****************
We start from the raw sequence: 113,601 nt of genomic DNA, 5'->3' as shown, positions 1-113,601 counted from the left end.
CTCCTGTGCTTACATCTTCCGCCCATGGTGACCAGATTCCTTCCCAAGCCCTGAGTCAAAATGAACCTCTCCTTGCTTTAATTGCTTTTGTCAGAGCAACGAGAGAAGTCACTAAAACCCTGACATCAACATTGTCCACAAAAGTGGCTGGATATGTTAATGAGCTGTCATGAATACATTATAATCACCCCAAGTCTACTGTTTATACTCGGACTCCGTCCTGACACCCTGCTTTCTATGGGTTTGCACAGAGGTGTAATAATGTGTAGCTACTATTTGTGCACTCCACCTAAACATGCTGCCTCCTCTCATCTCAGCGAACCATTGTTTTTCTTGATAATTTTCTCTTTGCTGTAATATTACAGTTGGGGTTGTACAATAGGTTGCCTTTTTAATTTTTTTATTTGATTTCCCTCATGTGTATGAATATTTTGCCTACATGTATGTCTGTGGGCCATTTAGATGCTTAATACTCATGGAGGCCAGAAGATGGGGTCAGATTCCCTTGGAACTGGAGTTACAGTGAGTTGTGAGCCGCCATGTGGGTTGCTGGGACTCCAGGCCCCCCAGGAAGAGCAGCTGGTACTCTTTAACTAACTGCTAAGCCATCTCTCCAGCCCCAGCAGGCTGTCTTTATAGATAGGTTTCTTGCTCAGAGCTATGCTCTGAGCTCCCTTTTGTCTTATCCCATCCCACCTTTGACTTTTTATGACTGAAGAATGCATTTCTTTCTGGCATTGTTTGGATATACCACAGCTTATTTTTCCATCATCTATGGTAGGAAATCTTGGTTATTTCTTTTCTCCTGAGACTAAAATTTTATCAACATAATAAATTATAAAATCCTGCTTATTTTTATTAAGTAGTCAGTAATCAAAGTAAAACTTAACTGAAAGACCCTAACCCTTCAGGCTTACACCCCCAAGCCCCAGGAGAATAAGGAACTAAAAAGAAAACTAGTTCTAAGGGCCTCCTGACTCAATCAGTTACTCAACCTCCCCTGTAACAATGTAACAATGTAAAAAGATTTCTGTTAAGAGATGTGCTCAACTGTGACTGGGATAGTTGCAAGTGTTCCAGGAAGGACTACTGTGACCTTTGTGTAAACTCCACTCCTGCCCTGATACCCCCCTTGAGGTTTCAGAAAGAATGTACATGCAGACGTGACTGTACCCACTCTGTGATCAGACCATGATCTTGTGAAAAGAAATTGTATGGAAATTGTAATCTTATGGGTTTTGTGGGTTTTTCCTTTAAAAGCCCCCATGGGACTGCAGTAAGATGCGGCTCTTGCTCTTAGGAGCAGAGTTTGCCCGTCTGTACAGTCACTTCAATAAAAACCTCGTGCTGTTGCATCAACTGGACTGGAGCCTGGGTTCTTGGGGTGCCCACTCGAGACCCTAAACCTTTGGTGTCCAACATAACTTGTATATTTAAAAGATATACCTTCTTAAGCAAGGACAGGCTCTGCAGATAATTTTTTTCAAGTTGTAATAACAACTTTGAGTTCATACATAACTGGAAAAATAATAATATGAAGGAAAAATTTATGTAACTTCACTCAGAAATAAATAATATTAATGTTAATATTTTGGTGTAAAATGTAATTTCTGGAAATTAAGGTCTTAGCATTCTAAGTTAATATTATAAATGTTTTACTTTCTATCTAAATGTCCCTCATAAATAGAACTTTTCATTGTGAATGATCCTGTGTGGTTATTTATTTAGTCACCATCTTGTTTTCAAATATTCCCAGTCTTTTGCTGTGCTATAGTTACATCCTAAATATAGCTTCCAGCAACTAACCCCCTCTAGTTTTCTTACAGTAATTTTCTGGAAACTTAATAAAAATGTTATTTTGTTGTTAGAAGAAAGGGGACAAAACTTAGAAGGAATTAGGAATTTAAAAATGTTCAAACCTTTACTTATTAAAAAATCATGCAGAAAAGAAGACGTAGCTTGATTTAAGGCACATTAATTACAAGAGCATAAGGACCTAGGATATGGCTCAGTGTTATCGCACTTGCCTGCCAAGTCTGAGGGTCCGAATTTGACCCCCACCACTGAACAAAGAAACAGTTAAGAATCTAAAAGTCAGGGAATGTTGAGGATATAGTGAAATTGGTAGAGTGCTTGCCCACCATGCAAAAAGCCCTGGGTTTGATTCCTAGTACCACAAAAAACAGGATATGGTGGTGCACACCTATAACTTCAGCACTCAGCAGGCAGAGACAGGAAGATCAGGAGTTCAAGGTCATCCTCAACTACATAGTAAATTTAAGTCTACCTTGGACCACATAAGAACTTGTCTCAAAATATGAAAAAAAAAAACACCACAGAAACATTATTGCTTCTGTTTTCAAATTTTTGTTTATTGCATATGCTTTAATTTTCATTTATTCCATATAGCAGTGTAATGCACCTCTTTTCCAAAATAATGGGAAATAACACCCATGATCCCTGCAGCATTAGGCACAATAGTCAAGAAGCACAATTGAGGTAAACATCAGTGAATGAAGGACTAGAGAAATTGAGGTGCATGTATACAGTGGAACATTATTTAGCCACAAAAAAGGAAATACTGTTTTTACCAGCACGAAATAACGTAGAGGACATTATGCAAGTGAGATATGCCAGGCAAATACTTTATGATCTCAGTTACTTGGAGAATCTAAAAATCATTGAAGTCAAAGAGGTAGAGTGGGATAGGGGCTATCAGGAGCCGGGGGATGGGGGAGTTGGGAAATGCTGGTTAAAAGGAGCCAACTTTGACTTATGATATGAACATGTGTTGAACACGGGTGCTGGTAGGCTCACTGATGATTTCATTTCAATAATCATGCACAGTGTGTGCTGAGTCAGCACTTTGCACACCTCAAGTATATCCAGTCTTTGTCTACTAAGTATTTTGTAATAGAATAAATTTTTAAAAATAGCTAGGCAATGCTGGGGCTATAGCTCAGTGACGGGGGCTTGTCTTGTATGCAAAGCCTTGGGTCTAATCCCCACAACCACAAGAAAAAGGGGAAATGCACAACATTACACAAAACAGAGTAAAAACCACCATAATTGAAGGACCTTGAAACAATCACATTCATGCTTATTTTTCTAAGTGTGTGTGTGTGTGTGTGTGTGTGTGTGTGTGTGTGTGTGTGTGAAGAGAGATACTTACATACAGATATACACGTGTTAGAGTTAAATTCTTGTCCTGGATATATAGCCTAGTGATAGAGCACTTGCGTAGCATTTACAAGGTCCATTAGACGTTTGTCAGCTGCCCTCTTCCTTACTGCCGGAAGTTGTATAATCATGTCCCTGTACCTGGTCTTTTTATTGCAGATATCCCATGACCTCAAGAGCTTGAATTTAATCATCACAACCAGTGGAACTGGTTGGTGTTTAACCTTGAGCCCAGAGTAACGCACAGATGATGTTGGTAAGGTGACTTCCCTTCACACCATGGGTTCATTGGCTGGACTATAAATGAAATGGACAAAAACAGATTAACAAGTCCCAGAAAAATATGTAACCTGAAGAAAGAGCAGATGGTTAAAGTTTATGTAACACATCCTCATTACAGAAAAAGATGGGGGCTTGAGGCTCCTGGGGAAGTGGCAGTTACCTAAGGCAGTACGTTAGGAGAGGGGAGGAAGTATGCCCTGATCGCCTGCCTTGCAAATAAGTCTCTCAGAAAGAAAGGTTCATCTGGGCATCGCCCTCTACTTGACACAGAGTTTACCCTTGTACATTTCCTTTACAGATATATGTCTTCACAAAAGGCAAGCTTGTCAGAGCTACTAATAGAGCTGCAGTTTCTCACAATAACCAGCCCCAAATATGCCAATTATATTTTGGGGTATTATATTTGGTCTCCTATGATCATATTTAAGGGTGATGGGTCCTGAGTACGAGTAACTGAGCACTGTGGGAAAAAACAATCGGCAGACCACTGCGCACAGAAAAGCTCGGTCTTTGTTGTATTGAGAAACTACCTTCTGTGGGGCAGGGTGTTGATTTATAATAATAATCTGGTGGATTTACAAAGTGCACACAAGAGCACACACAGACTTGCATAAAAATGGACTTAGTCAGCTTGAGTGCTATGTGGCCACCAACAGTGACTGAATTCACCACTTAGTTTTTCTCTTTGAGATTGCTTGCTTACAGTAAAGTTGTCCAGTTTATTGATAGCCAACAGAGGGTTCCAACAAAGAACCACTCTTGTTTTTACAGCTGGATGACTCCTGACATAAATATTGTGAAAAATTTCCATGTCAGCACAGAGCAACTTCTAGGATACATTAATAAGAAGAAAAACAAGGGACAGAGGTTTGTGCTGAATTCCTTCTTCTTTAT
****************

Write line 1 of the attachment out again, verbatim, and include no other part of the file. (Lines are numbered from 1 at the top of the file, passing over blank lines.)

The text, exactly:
We start from the raw sequence: 113,601 nt of genomic DNA, 5'->3' as shown, positions 1-113,601 counted from the left end.